Dunn, 76, told the Schweiz am Sonntag newspaper he was giving up making a second bid to apply for citizenship after learning he would have to pay a further 3,100 francs ($3,100) to regional authorities on top of 3,600 francs he already paid for an earlier application that was rejected.
The retired chemical engineering teacher and researcher at Zurich’s federal Institute of technology (ETH) has lived in Einsiedeln in the canton of Schwyz for 39 years and speaks fluent German.
But local officials in the autumn turned down his application to become a naturalized citizen, maintaining that he was not sufficiently integrated, despite having raised three children in the village with his English teacher German wife.
In October, Dunn told The Local he was hoping for a second chance with the authorities who rejected his application on the grounds that he did not know the local area well enough and didn’t have friends in Einsiedeln.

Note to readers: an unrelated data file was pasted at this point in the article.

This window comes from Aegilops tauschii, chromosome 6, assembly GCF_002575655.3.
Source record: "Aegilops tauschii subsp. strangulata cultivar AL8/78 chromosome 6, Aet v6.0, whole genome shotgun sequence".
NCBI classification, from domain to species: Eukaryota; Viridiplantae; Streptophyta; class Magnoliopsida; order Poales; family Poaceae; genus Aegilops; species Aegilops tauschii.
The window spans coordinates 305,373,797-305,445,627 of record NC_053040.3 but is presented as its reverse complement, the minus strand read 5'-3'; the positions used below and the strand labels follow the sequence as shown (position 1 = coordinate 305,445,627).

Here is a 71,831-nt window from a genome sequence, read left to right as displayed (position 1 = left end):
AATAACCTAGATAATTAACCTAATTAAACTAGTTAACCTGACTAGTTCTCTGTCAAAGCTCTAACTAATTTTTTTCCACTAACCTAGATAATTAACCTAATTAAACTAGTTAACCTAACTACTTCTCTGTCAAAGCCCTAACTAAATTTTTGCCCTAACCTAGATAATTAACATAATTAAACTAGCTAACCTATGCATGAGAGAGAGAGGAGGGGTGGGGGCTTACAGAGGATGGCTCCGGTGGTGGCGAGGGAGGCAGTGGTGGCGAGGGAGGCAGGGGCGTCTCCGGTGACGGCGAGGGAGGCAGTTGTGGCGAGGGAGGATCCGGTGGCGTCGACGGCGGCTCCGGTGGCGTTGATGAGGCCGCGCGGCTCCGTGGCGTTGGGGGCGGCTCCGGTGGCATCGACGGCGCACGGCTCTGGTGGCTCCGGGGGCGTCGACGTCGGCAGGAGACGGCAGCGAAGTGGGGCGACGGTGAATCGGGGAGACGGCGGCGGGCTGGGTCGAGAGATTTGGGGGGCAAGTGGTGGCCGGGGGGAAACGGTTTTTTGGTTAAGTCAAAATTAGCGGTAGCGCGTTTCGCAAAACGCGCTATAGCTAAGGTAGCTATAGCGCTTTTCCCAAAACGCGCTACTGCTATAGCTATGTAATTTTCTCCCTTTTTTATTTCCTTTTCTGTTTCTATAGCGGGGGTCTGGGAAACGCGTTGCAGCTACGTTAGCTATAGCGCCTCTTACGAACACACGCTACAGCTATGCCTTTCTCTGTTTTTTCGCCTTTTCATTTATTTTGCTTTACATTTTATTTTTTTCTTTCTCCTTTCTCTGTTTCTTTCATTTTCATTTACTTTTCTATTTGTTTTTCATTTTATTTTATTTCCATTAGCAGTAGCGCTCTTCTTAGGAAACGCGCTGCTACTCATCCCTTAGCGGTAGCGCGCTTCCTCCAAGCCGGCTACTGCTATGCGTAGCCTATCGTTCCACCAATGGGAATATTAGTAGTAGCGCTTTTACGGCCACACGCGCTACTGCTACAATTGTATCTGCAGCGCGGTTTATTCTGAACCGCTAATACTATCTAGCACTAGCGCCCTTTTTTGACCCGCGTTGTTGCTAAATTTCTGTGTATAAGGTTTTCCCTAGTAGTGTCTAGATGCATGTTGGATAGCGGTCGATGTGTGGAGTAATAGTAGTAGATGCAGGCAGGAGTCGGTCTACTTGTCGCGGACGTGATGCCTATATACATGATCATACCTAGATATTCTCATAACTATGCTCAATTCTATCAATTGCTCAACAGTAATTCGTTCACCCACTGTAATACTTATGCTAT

But he said he expected to get more of a break on the application fees than the 500-franc reduction offered by district officials.
“I think some local politicians do not consider it desirable that I become a citizen of Einsiedeln,” Dunn is quoted as saying by Schweiz am Sonntag.
He said he felt unfairly treated but he told the Sunday newspaper: “I will make no new application”.
In his first application, among the many questions he was asked, Dunn had to name the number of lakes in the canton of Schwyz, the largest employer in Einsiedeln and the name of holidays held only in Einsiedeln.
Dunn’s case has drawn nationwide media attention and has underscored the difficulties many longtime expat residents in Switzerland have in becoming citizens.
The process varies from canton to canton, but involves approvals at federal, cantonal and municipal levels.